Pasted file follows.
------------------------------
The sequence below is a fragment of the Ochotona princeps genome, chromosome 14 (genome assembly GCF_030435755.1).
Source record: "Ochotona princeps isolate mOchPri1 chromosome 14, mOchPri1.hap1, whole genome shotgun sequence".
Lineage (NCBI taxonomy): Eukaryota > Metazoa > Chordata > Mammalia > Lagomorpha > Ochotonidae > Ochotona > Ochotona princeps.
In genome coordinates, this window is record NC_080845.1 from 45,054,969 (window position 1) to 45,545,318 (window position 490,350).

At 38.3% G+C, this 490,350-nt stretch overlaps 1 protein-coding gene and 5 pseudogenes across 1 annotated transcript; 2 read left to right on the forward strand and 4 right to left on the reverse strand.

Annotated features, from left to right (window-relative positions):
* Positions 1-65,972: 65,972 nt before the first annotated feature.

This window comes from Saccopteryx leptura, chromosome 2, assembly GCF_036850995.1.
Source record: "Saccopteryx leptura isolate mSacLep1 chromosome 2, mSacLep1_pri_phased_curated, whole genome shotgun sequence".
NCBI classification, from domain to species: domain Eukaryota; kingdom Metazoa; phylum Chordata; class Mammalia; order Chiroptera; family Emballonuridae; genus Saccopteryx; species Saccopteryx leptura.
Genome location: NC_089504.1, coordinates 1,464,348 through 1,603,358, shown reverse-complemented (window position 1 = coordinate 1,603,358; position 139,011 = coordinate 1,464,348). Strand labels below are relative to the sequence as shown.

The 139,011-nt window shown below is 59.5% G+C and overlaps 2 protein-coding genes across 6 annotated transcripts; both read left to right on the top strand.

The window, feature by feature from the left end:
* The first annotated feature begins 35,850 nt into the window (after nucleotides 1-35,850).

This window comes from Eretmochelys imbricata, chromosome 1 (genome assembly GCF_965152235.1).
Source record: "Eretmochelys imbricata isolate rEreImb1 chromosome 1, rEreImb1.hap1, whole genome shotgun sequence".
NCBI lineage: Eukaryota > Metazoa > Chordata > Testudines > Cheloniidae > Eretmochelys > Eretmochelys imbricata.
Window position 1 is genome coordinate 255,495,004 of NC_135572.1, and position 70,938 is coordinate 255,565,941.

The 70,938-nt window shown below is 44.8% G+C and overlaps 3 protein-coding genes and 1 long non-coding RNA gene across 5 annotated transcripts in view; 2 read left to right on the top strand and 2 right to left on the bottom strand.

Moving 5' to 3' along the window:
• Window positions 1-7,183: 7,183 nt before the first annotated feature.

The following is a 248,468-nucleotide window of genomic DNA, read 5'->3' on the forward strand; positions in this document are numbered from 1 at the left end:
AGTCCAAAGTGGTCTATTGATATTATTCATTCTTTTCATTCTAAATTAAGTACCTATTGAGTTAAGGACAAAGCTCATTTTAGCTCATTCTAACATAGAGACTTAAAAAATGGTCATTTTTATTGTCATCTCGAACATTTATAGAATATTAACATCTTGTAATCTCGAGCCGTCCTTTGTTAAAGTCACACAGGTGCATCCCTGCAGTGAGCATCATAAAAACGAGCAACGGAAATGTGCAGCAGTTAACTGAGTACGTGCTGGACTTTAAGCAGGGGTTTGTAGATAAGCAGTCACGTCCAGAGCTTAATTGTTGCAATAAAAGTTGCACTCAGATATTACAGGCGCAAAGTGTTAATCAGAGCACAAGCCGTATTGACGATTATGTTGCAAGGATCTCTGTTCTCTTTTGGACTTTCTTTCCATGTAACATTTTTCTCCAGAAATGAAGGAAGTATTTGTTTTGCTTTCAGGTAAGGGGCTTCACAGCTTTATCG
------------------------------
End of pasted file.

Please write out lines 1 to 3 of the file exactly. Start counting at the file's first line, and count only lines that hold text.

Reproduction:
The sequence below is a fragment of the Ochotona princeps genome, chromosome 14 (genome assembly GCF_030435755.1).
Source record: "Ochotona princeps isolate mOchPri1 chromosome 14, mOchPri1.hap1, whole genome shotgun sequence".
Lineage (NCBI taxonomy): Eukaryota > Metazoa > Chordata > Mammalia > Lagomorpha > Ochotonidae > Ochotona > Ochotona princeps.